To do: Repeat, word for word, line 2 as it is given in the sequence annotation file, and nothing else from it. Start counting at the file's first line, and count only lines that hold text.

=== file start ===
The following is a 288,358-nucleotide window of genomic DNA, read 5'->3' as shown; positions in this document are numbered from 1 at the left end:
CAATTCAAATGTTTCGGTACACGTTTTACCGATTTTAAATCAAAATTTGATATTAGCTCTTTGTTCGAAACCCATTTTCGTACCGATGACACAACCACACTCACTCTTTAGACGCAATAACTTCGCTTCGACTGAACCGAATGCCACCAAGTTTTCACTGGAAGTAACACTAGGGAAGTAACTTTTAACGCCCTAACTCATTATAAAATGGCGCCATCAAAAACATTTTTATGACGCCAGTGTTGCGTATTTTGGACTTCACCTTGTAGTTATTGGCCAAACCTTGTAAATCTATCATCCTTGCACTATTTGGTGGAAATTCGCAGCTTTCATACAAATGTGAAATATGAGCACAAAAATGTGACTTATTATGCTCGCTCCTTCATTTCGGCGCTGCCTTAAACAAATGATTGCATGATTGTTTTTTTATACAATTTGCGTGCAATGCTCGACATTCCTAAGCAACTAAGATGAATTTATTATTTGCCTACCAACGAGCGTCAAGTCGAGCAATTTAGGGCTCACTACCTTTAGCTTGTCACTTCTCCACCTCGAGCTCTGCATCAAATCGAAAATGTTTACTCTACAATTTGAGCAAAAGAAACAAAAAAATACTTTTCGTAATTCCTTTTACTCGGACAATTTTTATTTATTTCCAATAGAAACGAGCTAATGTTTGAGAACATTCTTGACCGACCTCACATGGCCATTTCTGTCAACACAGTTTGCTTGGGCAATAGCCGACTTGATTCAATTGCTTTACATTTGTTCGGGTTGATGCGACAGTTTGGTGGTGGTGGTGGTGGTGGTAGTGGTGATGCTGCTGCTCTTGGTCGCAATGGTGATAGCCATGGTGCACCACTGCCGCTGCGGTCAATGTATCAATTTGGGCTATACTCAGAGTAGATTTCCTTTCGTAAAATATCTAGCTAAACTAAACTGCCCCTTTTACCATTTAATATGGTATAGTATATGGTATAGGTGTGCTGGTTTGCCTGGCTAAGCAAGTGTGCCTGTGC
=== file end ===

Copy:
CAATTCAAATGTTTCGGTACACGTTTTACCGATTTTAAATCAAAATTTGATATTAGCTCTTTGTTCGAAACCCATTTTCGTACCGATGACACAACCACACTCACTCTTTAGACGCAATAACTTCGCTTCGACTGAACCGAATGCCACCAAGTTTTCACTGGAAGTAACACTAGGGAAGTAACTTTTAACGCCCTAACTCATTATAAAATGGCGCCATCAAAAACATTTTTATGACGCCAGTGTTGCGTATTTTGGACTTCACCTTGTAGTTATTGGCCAAACCTTGTAAATCTATCATCCTTGCACTATTTGGTGGAAATTCGCAGCTTTCATACAAATGTGAAATATGAGCACAAAAATGTGACTTATTATGCTCGCTCCTTCATTTCGGCGCTGCCTTAAACAAATGATTGCATGATTGTTTTTTTATACAATTTGCGTGCAATGCTCGACATTCCTAAGCAACTAAGATGAATTTATTATTTGCCTACCAACGAGCGTCAAGTCGAGCAATTTAGGGCTCACTACCTTTAGCTTGTCACTTCTCCACCTCGAGCTCTGCATCAAATCGAAAATGTTTACTCTACAATTTGAGCAAAAGAAACAAAAAAATACTTTTCGTAATTCCTTTTACTCGGACAATTTTTATTTATTTCCAATAGAAACGAGCTAATGTTTGAGAACATTCTTGACCGACCTCACATGGCCATTTCTGTCAACACAGTTTGCTTGGGCAATAGCCGACTTGATTCAATTGCTTTACATTTGTTCGGGTTGATGCGACAGTTTGGTGGTGGTGGTGGTGGTGGTAGTGGTGATGCTGCTGCTCTTGGTCGCAATGGTGATAGCCATGGTGCACCACTGCCGCTGCGGTCAATGTATCAATTTGGGCTATACTCAGAGTAGATTTCCTTTCGTAAAATATCTAGCTAAACTAAACTGCCCCTTTTACCATTTAATATGGTATAGTATATGGTATAGGTGTGCTGGTTTGCCTGGCTAAGCAAGTGTGCCTGTGC